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Weep   Listen
noun
Weep  n.  (Zool.) The lapwing; the wipe; so called from its cry.






Collaborative International Dictionary of English 0.48








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"Weep" Quotes from Famous Books



... very messengers! In his royal arms, Mademoiselle Louison? In his arms? Thou shameless minx, worthy of a name—that shall be nameless! Yes, thy skin is soft: ours is rough with hardship; and well wetted, waiting here in the rain. No children hast thou hungry at home; only alabaster dolls, that weep not! The traitress! To the Lanterne!—And so poor Louison Chabray, no asseveration or shrieks availing her, fair slim damsel, late in the arms of Royalty, has a garter round her neck, and furibund Amazons at each end; is about to perish so,—when two Bodyguards gallop up, indignantly dissipating; ...
— The French Revolution • Thomas Carlyle

... But think if I can do you no kindness in the future—if you have no friends to whom I could carry your adieux. Charge me as heavily as you can: every burden will lighten, by so little, the invaluable gratitude I owe you. Put it in my power to do something more for you than weep." ...
— The Works of Robert Louis Stevenson - Swanston Edition Vol. 4 (of 25) • Robert Louis Stevenson

... "Never weep for the matter, Mick," answered Mowbray; "some of it will stick, my old boy, in your pockets, if not in mine—your service will not be altogether gratuitous, my old friend—the labourer ...
— St. Ronan's Well • Sir Walter Scott

... home, and for the hundredth time makes a poor woman believe him, and makes her weep once more for joy, as she has ...
— Editorials from the Hearst Newspapers • Arthur Brisbane

... we weep to see You haste away so soon; As yet the early-rising sun Has not attain'd his noon. Stay, stay, Until the hasting day Has run But to the even-song; And, having pray'd together, we Will go ...
— The Ontario Readers: The High School Reader, 1886 • Ministry of Education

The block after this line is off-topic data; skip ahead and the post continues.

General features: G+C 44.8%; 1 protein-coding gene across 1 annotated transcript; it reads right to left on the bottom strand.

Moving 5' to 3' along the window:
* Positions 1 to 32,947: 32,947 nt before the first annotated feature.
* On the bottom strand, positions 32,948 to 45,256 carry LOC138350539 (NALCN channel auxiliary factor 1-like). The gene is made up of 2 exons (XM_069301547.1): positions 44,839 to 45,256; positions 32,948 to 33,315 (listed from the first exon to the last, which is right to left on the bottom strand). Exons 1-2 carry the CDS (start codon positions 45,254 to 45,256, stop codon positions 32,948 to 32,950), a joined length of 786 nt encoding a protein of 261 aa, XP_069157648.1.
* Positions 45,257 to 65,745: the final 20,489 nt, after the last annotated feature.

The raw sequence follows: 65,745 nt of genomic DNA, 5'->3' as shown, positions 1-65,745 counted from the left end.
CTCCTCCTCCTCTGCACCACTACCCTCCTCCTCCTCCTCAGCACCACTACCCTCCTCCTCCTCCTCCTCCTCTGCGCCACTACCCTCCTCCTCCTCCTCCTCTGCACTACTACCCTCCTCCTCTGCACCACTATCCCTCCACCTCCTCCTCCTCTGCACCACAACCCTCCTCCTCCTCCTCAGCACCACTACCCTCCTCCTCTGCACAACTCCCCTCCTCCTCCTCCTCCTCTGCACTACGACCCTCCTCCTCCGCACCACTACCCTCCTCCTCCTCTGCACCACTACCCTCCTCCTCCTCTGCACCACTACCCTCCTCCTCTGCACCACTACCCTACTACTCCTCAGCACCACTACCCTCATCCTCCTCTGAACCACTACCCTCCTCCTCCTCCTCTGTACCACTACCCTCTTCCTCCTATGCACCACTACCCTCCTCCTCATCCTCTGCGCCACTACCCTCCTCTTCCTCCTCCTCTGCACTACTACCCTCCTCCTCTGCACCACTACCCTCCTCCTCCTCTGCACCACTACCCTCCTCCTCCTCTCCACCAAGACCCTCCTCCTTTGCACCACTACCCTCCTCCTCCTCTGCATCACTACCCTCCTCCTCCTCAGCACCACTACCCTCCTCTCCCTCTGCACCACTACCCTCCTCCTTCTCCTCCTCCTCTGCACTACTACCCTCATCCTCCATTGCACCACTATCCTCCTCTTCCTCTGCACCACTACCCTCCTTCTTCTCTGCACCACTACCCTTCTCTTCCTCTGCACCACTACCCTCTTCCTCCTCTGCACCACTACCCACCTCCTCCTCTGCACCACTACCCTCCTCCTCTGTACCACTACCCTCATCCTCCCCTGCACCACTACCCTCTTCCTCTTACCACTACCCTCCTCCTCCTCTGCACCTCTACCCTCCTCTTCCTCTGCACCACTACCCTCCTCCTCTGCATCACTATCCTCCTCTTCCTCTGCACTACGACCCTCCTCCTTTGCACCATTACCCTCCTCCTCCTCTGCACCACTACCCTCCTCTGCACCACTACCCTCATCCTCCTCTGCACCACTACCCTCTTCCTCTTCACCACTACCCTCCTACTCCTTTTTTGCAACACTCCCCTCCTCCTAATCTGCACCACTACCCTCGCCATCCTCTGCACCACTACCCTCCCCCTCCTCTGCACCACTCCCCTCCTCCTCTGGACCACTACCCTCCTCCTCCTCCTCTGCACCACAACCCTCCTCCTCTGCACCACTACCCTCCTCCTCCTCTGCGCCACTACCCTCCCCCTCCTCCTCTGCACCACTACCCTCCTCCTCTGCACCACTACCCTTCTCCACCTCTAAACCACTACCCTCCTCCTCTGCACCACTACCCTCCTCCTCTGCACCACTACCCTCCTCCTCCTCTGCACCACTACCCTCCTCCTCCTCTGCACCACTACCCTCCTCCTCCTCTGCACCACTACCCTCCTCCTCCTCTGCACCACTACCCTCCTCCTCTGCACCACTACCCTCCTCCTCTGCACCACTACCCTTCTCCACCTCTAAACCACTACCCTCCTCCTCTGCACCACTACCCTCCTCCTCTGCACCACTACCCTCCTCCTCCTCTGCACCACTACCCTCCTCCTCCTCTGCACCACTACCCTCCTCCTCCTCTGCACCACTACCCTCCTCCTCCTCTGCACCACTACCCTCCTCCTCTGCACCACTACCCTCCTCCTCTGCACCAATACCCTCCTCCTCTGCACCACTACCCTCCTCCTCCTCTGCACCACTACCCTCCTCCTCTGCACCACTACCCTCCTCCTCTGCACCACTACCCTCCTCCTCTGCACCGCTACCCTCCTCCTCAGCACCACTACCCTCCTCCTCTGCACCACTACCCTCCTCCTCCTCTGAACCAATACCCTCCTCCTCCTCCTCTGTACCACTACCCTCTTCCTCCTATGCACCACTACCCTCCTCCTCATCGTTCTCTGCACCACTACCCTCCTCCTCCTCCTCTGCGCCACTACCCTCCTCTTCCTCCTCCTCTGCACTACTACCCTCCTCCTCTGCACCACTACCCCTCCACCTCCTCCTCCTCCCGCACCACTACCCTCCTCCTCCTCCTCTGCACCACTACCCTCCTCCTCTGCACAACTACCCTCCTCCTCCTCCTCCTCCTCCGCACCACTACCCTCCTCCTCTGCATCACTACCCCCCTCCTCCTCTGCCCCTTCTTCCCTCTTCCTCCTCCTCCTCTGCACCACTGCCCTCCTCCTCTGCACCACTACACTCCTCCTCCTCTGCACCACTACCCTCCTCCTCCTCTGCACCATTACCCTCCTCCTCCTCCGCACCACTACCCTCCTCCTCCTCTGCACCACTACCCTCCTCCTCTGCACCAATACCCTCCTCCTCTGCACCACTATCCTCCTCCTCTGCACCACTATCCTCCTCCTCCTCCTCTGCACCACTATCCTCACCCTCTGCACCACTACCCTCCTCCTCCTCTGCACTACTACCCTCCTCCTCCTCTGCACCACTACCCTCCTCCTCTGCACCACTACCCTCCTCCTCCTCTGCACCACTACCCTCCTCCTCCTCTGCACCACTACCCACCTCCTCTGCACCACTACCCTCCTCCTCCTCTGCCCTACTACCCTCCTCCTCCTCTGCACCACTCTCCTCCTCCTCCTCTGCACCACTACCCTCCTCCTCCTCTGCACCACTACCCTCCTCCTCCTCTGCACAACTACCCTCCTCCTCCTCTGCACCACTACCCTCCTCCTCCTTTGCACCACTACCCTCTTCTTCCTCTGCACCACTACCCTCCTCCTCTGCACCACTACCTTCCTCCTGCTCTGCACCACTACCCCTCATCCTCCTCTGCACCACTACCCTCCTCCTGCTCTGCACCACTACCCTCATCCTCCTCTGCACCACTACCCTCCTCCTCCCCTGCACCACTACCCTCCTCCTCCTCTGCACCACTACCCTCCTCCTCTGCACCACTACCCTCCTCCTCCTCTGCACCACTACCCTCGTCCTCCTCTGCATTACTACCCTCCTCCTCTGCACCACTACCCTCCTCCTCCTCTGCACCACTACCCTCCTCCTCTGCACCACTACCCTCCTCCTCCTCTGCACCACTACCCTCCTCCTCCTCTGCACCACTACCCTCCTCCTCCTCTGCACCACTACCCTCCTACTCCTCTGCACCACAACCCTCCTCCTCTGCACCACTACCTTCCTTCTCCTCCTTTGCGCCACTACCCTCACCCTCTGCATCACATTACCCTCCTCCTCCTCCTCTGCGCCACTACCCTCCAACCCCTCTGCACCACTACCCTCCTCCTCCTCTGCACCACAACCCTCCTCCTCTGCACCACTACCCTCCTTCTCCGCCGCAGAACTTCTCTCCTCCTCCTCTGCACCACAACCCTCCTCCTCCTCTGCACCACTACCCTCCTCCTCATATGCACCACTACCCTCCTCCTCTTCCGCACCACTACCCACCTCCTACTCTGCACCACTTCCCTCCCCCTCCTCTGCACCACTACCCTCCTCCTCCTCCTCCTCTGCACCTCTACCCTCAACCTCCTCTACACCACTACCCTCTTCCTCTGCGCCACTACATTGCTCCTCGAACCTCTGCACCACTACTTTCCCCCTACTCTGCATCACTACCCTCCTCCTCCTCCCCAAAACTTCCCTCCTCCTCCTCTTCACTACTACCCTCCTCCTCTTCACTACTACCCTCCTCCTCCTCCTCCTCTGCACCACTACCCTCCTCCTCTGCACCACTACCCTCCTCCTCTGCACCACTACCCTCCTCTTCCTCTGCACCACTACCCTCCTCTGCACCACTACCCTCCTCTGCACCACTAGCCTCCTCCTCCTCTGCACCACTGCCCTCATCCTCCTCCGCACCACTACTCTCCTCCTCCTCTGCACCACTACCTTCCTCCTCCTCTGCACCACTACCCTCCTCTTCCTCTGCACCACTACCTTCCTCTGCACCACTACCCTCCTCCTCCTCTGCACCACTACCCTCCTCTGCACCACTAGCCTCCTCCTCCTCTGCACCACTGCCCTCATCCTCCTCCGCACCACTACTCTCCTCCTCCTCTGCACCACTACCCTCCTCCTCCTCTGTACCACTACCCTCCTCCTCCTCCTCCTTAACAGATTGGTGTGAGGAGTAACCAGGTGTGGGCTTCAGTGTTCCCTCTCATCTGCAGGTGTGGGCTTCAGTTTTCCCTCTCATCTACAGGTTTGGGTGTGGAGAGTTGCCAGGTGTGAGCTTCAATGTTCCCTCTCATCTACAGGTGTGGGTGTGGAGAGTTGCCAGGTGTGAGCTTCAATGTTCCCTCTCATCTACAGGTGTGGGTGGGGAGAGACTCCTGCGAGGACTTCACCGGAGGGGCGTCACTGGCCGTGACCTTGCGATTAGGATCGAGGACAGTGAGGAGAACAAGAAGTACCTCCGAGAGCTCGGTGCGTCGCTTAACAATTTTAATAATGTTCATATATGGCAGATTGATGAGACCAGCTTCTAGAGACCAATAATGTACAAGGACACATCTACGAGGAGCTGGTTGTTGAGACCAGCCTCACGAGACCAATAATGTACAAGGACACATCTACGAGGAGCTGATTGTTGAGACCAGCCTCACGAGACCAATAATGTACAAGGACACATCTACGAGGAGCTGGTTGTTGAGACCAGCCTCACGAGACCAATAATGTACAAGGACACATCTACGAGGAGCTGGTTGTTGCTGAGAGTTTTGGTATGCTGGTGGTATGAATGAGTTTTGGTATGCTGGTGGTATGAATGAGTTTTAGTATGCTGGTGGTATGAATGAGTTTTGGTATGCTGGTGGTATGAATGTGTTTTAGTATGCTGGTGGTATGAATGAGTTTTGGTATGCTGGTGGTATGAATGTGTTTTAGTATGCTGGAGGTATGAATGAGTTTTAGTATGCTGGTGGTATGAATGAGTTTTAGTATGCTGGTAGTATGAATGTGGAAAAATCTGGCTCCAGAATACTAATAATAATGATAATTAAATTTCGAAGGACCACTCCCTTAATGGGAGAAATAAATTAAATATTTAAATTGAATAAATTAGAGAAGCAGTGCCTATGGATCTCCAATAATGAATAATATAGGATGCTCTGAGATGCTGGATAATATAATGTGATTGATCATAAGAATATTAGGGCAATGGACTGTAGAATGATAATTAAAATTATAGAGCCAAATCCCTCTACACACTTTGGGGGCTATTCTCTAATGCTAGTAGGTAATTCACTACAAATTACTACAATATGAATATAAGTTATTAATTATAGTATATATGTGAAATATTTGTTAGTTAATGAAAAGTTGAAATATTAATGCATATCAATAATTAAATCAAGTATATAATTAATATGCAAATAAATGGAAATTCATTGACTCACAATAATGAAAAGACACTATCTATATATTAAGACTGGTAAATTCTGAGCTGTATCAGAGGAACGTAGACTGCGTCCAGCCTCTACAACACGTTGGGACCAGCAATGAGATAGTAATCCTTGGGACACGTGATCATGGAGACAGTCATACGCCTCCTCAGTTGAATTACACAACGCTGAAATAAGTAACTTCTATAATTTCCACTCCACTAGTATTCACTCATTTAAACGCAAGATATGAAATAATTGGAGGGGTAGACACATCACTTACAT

... of a father whom she had, so to speak, never known, left her unmoved. But she began to weep at the recollection of Gaston Sauverand, whom she loved so fondly and to whom she found herself linked by such ...
— The Teeth of the Tiger • Maurice Leblanc

... the negative. "We have been treated by you with kindness and affection. It is not for any slight we have received that we weep. Our mission is not to you only. We come from the other land to test mankind, and to try the sincerity of the living. Often we have heard the bereaved by death say that if the lost could be restored, they would devote their lives to make them happy. We have been ...
— The Indian Fairy Book - From the Original Legends • Cornelius Mathews

... broken lyre and cheek serenely pale, Lo! Sad Alcaens wanders down the vale ... O'er his lost works let classic Sheffield weep; May no rude ...
— Character Sketches of Romance, Fiction and the Drama - A Revised American Edition of the Reader's Handbook, Vol. 3 • E. Cobham Brewer

... feared death more than would normally have been the case. At the end he had died in her arms, his head on her breast; she had closed his eyes and performed every last office without a tear; nor had Marcella ever seen her weep from then till now. The letters she had received, mostly, Marcella believed, from her own family, remained unopened in her travelling-bag. She spoke very little, and was constantly restless, nor could Marcella as yet form ...
— Marcella • Mrs. Humphry Ward

... that interesting period, at which a widow continues to weep with one eye while she begins to flirt ...
— A Guide to Men - Being Encore Reflections of a Bachelor Girl • Helen Rowland

... you, that ye shall weep and lament, but the world shall rejoice: and ye shall be sorrowful, but your sorrow shall be ...
— Selected Polish Tales • Various

... done. I am full of relentings. I long to ask his pardon, for I know that I have offended and deeply injured one of Christ's little ones. I call him to me again, press his head to my breast, kiss him, and weep. No word is spoken, but the little bosom heaves, the little heart softens, the little eyes grow tenderly penitent, the little hands come up and clasp my neck, and my relentings and my sorrow have ...